Timbaland Says There Are No More Producers, Timbaland is Wrong

By | Posted January 28, 2016
Timberland must not have heard "To Pimp a Butterfly" or "Forest Hills Drive" or "Compton."
2016-01-28-timbaland-no-more-producers-wrong

Timbaland produced "Big Pimpin." I did not.

Timbaland has won multiple GRAMMYs. I haven’t.

Timbaland knew Aaliyah. I didn’t.

Timbaland thinks there are no more producers. I don’t.

It’s weird to hear one of hip-hop’s most renowned producers deny his own kind. It's like a T-Rex saying dinosaurs never existed or someone who lives on this very earth and calling it flat. It didn’t seem to make sense, but in an interview on Hot 97, when asked which producers are blowing his mind right now, he answered:

I don’t think we have producers anymore,I think we have great programmers. Beats are not made how we used to do em, I think they come as a package. The looping is for you to figure out which program to run it through to trick it out and to make something that once was be something totally different. I take patterns, layers and blend the colors. People don’t even know how to make their own snares anymore.

When I heard those comments my eyebrows went higher than Wiz Khalifa at a Grateful Dead concert. It didn’t feel right, but at the same time Timbaland knows so much more about the technical aspects of production that I couldn't even possibly list how much more he knows. But there aren't any producers anymore? As in none? It doesn't take a producer to know that's fundamentally wrong.  

I may not know how to make music, but I damn sure listen to a lot of it. I write about it. I live and breath it from that cup of coffee in the morning to the glow of my computer screen illuminating my room at 3:30 AM and I make sure to not just listen but really learn the music. I live vicariously through producers telling me about their process. I relish in discovering what goes on behind the scenes and I spend hours entrenched in liner notes, tracking down names of session players, producers, and even family members.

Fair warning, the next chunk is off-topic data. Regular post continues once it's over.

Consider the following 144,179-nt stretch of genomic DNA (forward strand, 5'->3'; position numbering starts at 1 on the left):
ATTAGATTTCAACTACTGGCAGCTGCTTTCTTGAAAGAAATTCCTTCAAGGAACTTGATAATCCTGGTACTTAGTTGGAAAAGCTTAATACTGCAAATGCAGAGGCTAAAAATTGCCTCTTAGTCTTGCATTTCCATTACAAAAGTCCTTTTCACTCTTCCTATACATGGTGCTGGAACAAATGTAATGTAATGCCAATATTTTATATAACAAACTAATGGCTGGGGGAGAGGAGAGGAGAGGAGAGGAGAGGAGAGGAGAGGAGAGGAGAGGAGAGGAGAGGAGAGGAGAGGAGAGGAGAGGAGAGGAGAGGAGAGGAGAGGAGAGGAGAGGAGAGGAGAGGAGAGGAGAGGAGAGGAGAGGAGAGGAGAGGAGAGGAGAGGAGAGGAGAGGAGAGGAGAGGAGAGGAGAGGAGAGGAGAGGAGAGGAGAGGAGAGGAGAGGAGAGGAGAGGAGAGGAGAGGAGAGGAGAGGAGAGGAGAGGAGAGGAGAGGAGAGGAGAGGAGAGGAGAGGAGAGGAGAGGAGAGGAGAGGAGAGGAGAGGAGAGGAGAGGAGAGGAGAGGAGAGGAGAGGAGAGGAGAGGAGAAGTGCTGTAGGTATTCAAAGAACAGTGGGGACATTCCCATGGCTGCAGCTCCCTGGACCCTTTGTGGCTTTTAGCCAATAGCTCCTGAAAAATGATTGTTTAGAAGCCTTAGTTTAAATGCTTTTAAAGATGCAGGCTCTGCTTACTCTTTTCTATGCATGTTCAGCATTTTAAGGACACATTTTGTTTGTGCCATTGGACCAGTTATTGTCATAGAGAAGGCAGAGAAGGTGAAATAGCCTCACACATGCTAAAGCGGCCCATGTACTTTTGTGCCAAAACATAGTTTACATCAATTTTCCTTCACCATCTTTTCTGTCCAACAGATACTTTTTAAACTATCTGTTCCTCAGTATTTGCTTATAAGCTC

I craft those liner note pieces because I think it’s important for the people whose faces aren't on the cover to get acknowledgment for their art. I learn the albums this way, but I also pick up trends. I don’t know how to make music, but I've interviewed so many producers, I have a good sense of how their music is made. 

So when I hear Timbaland say “I don’t think we have producers anymore” I’m a little taken aback, because I feel like we are amidst a paradigm shift, a renaissance of sorts, where there is a strong emphasis on true production. Did Timbaland miss To Pimp A Butterfly? Did he not hear how ornate and diverse that albums instrumentals were?  He must not have read the liner notes. He must not know how Kendrick brought in Josef Liemberg to play the horns or that Robert Searight literally played real life drums on “For Free.” These aren’t “programmers” plugging things into a machine and sending them over email, these are creative minds coming together in the studio and building from scratch. The same goes for 2014 Forest Hills Drive, A.L.L.A, Love Story, Malibu, Surf, Cadillactica, the list goes on and on.

Or what about Dr. Dre? He’s a different kind of producer. The big takeaway from Compton for me was that production is more than live or programmed drums, it’s finding a space for those drums, it’s finding a voice that matches those drums, it’s asking questions, taking input and building something together. That’s what makes Dre a legendary producer, not whether his snares are live or programmed. And these aren’t small, underground examples either. These are major label artists, platinum albums and GRAMMY-award winning producers. How crazy is it that a major label, the ones we think of as spitting out those programmable,cookie-cutter beats, is letting Kendrick do jazz, or Yelawolf do country music. Live instrumentals with a real emphasis on composition and production is running right alongside the programmable beats side of the production game, and to say otherwise is to not give those people their just due. 

Don’t get bogged down in the details, don’t get lost in the major label vs. "real" music dichotomy. We're in an era where artists are being allowed the freedom to do what they want. Sure programmable stuff exists, and that's fine - Metro Boomin had a hell of a year and he uses programmed drums - but it’s not the only thing that's out there. When Timbaland says there are no more producers, only programmers, he’s doing a disservice to the art he's dedicated his life to. He’s setting up a this or that scenario when we're living in an this and that world. Here, in this specific case, he's just wrong. Period. 

But I still love "Big Pimpin."

[Lucas Garrison is a writer for DJBooth.net. His favorite album is College Dropout but you can also tweet him your favorite Migos songs at @LucasDJBooth. Photo credit via Instagram.]

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